Managers named at Glory Hole

Posted: Sunday, April 27, 2003

The executive director of the downtown Juneau homeless shelter is leaving and is being replaced by the former executive director of the Juneau Symphony.

Lance Young, 47, has directed the Glory Hole since March 2002. He was passing through Juneau in 1999 on his way "up north" from Kansas, and turned the stop into a four-year sojourn. He is resuming his journey on Tuesday.

"I'm going to start at Homer; that's where I was headed four years ago," Young said.

What stopped him was the Glory Hole, a homeless shelter and dining hall. It has 38 beds and provides medical services, counseling and job training, as well as assistance to low-income families and individuals who are not homeless.

Young said he enjoyed serving the community.

"I have witnessed miracles in lives that have been turned around completely," he said.

Young is being replaced by former Juneau Symphony Executive Director Jetta Whittaker. Whittaker, 43, has worked with the symphony for six years, and lived in Juneau 15 years.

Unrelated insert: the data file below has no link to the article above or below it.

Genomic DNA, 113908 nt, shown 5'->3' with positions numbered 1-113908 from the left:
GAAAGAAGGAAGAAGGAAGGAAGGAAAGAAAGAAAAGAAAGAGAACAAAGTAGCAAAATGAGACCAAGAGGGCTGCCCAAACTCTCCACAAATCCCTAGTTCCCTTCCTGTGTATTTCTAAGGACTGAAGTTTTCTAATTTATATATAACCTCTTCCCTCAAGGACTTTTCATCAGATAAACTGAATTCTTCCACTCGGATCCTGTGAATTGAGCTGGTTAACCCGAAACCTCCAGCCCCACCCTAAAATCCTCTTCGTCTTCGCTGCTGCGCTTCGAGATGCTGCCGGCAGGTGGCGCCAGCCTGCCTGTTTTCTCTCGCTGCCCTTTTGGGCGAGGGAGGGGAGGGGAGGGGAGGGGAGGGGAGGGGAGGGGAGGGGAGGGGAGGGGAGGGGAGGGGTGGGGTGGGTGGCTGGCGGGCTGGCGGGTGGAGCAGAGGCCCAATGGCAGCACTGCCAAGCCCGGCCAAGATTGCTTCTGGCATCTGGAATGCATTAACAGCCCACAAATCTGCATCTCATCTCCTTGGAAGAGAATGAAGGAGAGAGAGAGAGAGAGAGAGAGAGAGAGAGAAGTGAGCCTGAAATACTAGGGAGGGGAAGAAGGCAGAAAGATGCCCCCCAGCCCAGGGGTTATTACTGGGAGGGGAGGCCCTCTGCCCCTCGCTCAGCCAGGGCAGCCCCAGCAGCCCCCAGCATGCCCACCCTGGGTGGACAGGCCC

"I worked with a great organization for six years, and that's the longest job I ever held, so I was ready for the change," she said.

Whittaker said her first task will be to familiarize herself with the Glory Hole's programs, and to shore up the organization's financial reserves.

"I'm new to this topic. (I'll spend time) just becoming educated on issues of the homeless and hunger," she said.

Whittaker will work part time until September, when she'll take on full hours. Her duties will include grant-writing, fund-raising and office management.

Helping out will be Bob Thompson, the Glory Hole's new operations manager. Thompson, 49, has worked for the Glory Hole for 11 years. Most recently he was the night shelter manager.

The operations manager position is new, and assumes some of the duties the executive director used to be responsible for. Thompson said the position's duties had to be split up.

"It was just too much for one person to do," he said.

Thompson, who has lived in Juneau 20 years, will be in charge of maintenance, procuring donated items, and daily operations.

Masha Herbst can be reached at

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